David A. Huffaker

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Online social networks have become indispensable tools for information sharing, but existing 'all-or-nothing' models for sharing have made it difficult for users to target information to specific parts of their networks. In this paper, we study Google+, which enables users to selectively share content with specific 'Circles' of people. Through a combination(More)
This study examines issues of online identity and language use among male and female teenagers who created and maintained weblogs, personal journals made publicly accessible on the World Wide Web. Online identity and language use were examined in terms of the disclosure of personal information, sexual identity, emotive features, and semantic themes. Male(More)
A myriad of mobile technologies purport to help individuals change or maintain health-related behaviors, for instance by increasing motivation or self-awareness. We provide a fine-grained categorization of popular mobile health applications and also examine the perceived efficacy of apps along with reasons underlying both app adoption and abandonment. Our(More)
This case study presents a critical analysis of microsurveys as a method for conducting user experience research. We focus specifically on Google Consumer Surveys (GCS) and analyze a combination of log data and GCSs run by the authors to investigate how they are used, who the respondents are, and the quality of the data. We find that such microsurveys can(More)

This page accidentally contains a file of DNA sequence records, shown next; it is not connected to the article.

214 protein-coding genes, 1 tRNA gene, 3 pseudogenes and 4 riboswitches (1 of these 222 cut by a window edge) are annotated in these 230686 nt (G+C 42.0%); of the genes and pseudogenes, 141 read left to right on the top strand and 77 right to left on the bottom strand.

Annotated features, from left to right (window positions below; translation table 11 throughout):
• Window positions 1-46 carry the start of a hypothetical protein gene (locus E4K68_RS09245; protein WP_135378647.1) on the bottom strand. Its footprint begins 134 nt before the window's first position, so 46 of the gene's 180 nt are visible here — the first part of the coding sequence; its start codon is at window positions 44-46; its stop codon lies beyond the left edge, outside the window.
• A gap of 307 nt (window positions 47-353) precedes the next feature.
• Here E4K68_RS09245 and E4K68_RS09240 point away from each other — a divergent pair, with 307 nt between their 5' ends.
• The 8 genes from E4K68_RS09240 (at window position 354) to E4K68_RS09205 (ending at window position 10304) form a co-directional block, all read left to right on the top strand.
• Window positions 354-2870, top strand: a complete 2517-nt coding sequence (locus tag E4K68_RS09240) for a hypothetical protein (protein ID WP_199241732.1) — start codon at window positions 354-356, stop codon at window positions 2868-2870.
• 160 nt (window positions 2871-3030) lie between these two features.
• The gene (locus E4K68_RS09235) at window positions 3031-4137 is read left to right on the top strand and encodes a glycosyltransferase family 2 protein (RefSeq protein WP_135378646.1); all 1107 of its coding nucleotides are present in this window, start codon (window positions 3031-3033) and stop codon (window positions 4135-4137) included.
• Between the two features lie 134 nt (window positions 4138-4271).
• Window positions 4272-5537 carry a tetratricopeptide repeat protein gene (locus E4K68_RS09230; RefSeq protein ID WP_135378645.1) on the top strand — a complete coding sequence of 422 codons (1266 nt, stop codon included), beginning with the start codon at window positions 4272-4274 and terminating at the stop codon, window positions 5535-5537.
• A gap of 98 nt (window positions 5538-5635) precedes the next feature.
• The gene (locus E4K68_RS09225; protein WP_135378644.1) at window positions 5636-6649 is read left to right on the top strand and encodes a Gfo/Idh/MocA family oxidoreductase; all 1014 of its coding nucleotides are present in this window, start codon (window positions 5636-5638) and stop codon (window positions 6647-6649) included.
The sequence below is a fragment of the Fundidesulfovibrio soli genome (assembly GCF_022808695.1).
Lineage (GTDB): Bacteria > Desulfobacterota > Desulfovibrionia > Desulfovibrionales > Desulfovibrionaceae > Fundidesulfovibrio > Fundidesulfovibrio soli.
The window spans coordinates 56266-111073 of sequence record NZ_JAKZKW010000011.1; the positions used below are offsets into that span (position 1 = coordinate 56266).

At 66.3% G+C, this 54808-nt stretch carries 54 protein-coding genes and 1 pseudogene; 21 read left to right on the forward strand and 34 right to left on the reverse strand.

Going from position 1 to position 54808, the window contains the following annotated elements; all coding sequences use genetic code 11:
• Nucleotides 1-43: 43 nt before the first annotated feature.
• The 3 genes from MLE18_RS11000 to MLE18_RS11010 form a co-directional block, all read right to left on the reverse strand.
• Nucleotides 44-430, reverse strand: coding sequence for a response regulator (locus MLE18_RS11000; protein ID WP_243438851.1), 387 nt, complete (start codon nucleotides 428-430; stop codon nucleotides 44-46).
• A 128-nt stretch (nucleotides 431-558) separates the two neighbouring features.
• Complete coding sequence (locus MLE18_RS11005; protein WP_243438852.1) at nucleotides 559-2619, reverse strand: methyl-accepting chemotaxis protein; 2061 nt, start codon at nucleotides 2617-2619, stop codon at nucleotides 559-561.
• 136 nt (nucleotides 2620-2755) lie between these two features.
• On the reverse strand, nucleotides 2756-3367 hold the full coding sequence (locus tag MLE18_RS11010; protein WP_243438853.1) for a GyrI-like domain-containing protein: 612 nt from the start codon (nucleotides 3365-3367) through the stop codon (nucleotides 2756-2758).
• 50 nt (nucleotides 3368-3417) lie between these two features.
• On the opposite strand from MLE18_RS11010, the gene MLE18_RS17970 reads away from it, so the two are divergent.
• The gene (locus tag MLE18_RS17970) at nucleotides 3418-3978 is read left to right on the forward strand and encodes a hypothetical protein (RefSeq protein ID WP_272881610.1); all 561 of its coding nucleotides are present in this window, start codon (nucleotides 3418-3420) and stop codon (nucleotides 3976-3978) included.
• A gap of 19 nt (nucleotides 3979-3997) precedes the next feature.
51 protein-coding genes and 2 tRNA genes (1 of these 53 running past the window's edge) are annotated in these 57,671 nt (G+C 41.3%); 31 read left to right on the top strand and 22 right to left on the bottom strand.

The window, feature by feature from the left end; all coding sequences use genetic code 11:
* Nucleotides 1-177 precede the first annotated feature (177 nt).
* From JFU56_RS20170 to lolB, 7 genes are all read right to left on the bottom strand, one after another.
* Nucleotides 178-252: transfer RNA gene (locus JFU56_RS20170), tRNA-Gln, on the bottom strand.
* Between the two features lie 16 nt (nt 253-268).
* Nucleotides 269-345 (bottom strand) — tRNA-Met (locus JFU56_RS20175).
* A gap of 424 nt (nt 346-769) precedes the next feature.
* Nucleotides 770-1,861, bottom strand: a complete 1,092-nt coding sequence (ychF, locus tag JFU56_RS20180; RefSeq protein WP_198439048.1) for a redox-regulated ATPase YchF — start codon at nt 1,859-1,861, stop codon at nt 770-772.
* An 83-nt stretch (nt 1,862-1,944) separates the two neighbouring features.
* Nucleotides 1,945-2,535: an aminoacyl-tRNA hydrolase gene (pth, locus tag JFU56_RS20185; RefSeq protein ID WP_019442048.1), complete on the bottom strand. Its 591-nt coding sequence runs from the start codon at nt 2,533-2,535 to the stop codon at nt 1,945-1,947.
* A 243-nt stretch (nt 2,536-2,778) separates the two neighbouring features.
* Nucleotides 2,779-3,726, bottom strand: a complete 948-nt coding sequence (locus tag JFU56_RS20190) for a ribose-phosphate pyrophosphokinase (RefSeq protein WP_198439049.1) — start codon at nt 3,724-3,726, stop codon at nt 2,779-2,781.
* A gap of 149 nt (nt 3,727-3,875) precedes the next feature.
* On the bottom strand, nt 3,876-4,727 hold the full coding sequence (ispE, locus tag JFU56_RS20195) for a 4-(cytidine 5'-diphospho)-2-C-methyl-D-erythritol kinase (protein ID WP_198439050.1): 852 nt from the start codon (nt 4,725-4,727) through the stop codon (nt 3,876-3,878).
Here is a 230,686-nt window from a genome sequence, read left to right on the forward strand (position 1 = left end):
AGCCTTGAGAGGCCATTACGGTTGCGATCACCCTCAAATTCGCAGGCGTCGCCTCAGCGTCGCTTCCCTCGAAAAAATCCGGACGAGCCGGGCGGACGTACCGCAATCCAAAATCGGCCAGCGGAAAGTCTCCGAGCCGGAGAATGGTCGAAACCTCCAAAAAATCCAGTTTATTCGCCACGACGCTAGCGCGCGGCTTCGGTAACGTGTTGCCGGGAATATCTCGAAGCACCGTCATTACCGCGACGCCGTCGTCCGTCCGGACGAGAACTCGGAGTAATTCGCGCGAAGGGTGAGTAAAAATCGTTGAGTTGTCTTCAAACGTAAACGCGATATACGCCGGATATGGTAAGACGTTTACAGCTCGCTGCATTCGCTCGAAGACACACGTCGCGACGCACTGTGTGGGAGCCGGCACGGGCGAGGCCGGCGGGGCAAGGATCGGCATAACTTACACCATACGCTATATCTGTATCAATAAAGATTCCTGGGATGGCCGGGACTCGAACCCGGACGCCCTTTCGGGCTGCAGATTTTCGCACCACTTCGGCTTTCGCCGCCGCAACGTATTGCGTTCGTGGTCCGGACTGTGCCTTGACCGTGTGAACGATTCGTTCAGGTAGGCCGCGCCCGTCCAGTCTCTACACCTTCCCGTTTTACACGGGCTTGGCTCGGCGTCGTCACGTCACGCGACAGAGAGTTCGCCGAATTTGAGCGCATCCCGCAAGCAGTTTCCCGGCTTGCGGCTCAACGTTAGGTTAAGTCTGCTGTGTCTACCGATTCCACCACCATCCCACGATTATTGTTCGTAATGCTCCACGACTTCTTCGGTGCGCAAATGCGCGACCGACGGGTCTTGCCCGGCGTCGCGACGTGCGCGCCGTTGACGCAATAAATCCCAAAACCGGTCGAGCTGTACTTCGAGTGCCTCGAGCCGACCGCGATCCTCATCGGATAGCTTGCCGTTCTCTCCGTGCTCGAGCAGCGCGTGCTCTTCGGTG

Consumer review sites and recommender systems typically rely on a large volume of user-contributed ratings, which makes rating acquisition an essential component in the design of such systems. User ratings are then summarized to provide an aggregate score representing a popular evaluation of an item. An inherent problem in such summarization is potential(More)
Search engines are now augmenting search results with social annotations, i.e., endorsements from users’ social network contacts. However, there is currently a dearth of published research on the effects of these annotations on user choice. This work investigates two research questions associated with annotations: 1) do some contacts affect user choice more(More)
We describe survey results from a representative sample of 1,075 U. S. social network users who use Facebook as their primary network. Our results show a strong association between low engagement and privacy concern. Specifically, users who report concerns around sharing control, comprehension of sharing practices or general Facebook privacy concern, also(More)
Virtual goods continue to emerge in online communities, offering scholars an opportunity to understand how social networks can facilitate the spread of innovations. We examine the social ties for over one million user-to-user virtual good transfers in Second Life, a fully immersive three-dimensional virtual world. We present several measures to investigate(More)